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Questioning Quality


3/15/2007

Read this month's letters to the editor.
 

QUESTIONING QUALITY
In regard to Counterman Publisher Jon Owens’ recent column on product defects: The meaning of the word “defect” has really become distorted over decades of abuse.

We are a small importer/supplier in the aftermarket that sells good-quality timing components and sets to production engine rebuilders. As a supplier, I have some points that are relevant to the on-going “defects” discussion.

The first of the problems started when WDs began letting jobbers return anything, regardless of the damage. Decades ago, in the late 1960s and early 1970s, WDs started this policy.
Then, labor claims became popular in the 1990s. Manufacturers were (and still are) writing “destroyed in the field” credits for this stuff while the rep trashes the goods. No one ever looks at the defects at all unless a labor claim is attached. This perpetuates the decline in quality due to this lack of attention. We inspect every defect for failure because we have to. How else can anyone stay on top of their product quality?

Today, defective claims are often valid because many of the supplying companies that are importing these products don’t have effective quality control. They often are ISO certified, yet allow substandard quality into the markets and don’t stop it because they bought it cheaply. Many of the smaller (but well-known) suppliers that import parts from overseas don’t employ anyone who truly understands quality. Remember: Just because a part is supplied by a major USA manufacturer does not ensure the customer is getting a quality product. These parts are often sold into the WD aftermarket because the WD simply sells a part in a box and truly doesn’t understand how to know quality by looking at the box or the part itself. These quality issues require a very experienced professional and testing of various sorts.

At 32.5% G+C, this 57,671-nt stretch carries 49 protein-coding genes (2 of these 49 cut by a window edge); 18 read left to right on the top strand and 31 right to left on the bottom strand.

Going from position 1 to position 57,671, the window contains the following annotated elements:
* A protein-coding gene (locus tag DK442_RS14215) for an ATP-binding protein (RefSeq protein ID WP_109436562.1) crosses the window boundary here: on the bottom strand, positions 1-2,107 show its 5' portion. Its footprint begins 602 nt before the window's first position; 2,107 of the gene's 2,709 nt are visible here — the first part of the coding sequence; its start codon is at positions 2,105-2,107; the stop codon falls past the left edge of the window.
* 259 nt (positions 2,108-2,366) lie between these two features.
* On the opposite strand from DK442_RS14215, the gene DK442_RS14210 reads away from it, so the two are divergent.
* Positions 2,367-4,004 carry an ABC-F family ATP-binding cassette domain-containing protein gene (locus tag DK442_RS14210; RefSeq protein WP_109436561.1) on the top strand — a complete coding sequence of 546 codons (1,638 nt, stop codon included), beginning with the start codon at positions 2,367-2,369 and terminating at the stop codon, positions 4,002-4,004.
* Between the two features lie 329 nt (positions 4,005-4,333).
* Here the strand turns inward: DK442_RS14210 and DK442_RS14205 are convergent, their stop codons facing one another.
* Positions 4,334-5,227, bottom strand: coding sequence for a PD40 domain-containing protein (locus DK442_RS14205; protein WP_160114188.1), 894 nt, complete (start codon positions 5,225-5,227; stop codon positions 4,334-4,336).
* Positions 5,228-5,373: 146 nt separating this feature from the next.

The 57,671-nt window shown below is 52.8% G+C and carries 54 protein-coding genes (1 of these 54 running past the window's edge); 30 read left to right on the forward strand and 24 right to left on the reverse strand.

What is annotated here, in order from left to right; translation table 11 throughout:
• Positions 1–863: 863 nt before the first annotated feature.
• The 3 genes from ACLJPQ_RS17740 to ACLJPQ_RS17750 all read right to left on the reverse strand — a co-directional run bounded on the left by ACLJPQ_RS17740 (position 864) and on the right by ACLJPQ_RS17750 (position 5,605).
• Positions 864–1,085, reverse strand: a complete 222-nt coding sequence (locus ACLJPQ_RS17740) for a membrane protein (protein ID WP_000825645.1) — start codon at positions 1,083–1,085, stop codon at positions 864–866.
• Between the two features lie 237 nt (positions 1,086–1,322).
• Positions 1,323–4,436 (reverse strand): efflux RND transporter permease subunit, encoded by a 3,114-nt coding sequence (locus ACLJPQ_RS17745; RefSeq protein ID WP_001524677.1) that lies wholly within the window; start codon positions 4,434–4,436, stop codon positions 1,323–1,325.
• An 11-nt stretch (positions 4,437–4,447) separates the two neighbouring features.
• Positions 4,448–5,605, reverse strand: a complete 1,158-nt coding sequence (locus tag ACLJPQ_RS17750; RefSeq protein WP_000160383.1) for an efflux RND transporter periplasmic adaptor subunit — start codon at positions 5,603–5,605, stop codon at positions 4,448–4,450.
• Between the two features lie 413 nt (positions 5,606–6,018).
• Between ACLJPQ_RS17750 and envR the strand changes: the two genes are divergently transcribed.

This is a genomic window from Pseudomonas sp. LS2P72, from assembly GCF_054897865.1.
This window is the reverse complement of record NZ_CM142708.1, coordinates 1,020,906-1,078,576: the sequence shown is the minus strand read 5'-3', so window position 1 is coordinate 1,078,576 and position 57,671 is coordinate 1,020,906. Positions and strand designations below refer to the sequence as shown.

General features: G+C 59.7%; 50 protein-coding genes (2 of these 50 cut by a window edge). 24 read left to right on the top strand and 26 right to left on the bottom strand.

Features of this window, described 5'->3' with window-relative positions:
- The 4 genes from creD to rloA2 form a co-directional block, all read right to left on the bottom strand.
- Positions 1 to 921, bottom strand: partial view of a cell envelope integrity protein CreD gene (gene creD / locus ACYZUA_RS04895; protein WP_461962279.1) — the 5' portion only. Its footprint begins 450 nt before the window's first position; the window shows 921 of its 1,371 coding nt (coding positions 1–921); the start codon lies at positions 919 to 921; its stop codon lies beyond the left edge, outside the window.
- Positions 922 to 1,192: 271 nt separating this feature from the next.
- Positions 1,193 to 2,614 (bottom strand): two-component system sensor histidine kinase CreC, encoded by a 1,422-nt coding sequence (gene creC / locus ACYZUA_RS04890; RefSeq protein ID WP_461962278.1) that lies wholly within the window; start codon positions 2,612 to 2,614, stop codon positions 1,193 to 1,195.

Without great, consistent quality, I don’t understand how these WDs expect to stay in business. The installers are among the most important parts of the aftermarket. They demand quality they can depend on for long life and good fit. If they keep getting substandard quality, they will start buying almost everything from OEM dealers. The OEMs are very aggressive about taking a great piece of the aftermarket, as you probably know. Only great quality will win a future for us all. And, by the way, good quality does not necessarily cost more. Suppliers that are not greedy bring exactly that to the aftermarket.

There should be no budget for defects. Why should there be defects? Today, the word “defect” often means the technician couldn’t install it properly. Overall, we see very few real defect and our total returns as defects are less than one percent of our sales. Total returns are about five percent. We have reduced the defects by keeping a close watch and refusing defective claims that are not valid. Customers now police their defects before sending them in. This took us a while to manage but, we are happy with the results from our professional defective diagnosis results.

Mike Rose
President
Preferred Components, Inc.













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